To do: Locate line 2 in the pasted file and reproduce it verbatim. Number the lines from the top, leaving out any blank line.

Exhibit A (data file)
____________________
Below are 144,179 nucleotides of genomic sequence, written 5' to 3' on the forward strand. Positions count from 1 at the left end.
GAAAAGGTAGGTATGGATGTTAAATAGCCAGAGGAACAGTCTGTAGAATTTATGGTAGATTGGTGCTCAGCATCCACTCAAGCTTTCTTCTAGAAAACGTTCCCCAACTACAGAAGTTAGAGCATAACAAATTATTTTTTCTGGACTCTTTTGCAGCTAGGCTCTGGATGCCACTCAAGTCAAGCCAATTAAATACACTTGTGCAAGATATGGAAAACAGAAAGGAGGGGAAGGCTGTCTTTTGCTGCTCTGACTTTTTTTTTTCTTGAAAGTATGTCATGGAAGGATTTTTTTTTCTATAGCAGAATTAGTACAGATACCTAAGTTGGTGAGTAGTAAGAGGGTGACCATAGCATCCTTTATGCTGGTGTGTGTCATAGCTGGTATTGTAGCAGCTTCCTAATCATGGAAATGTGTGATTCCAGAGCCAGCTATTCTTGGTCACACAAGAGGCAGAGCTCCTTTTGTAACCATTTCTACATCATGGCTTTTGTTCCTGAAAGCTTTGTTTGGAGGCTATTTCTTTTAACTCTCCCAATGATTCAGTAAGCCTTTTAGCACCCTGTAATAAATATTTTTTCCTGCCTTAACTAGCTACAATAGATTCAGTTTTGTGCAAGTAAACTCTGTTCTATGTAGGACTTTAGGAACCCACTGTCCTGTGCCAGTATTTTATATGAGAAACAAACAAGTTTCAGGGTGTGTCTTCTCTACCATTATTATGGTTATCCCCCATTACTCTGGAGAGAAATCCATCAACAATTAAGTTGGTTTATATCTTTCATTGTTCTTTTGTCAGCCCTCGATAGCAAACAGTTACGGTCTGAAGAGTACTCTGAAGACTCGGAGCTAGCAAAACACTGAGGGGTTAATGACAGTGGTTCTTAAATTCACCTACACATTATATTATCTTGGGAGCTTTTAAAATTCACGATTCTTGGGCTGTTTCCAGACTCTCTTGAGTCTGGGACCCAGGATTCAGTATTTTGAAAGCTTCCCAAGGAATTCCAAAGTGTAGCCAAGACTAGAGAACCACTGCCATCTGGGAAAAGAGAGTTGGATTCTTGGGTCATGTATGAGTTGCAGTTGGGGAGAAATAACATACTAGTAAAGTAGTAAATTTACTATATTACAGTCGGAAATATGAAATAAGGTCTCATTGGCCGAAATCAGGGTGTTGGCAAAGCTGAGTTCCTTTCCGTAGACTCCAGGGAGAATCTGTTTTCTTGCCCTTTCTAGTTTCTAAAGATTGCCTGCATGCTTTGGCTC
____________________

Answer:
GAAAAGGTAGGTATGGATGTTAAATAGCCAGAGGAACAGTCTGTAGAATTTATGGTAGATTGGTGCTCAGCATCCACTCAAGCTTTCTTCTAGAAAACGTTCCCCAACTACAGAAGTTAGAGCATAACAAATTATTTTTTCTGGACTCTTTTGCAGCTAGGCTCTGGATGCCACTCAAGTCAAGCCAATTAAATACACTTGTGCAAGATATGGAAAACAGAAAGGAGGGGAAGGCTGTCTTTTGCTGCTCTGACTTTTTTTTTTCTTGAAAGTATGTCATGGAAGGATTTTTTTTTCTATAGCAGAATTAGTACAGATACCTAAGTTGGTGAGTAGTAAGAGGGTGACCATAGCATCCTTTATGCTGGTGTGTGTCATAGCTGGTATTGTAGCAGCTTCCTAATCATGGAAATGTGTGATTCCAGAGCCAGCTATTCTTGGTCACACAAGAGGCAGAGCTCCTTTTGTAACCATTTCTACATCATGGCTTTTGTTCCTGAAAGCTTTGTTTGGAGGCTATTTCTTTTAACTCTCCCAATGATTCAGTAAGCCTTTTAGCACCCTGTAATAAATATTTTTTCCTGCCTTAACTAGCTACAATAGATTCAGTTTTGTGCAAGTAAACTCTGTTCTATGTAGGACTTTAGGAACCCACTGTCCTGTGCCAGTATTTTATATGAGAAACAAACAAGTTTCAGGGTGTGTCTTCTCTACCATTATTATGGTTATCCCCCATTACTCTGGAGAGAAATCCATCAACAATTAAGTTGGTTTATATCTTTCATTGTTCTTTTGTCAGCCCTCGATAGCAAACAGTTACGGTCTGAAGAGTACTCTGAAGACTCGGAGCTAGCAAAACACTGAGGGGTTAATGACAGTGGTTCTTAAATTCACCTACACATTATATTATCTTGGGAGCTTTTAAAATTCACGATTCTTGGGCTGTTTCCAGACTCTCTTGAGTCTGGGACCCAGGATTCAGTATTTTGAAAGCTTCCCAAGGAATTCCAAAGTGTAGCCAAGACTAGAGAACCACTGCCATCTGGGAAAAGAGAGTTGGATTCTTGGGTCATGTATGAGTTGCAGTTGGGGAGAAATAACATACTAGTAAAGTAGTAAATTTACTATATTACAGTCGGAAATATGAAATAAGGTCTCATTGGCCGAAATCAGGGTGTTGGCAAAGCTGAGTTCCTTTCCGTAGACTCCAGGGAGAATCTGTTTTCTTGCCCTTTCTAGTTTCTAAAGATTGCCTGCATGCTTTGGCTC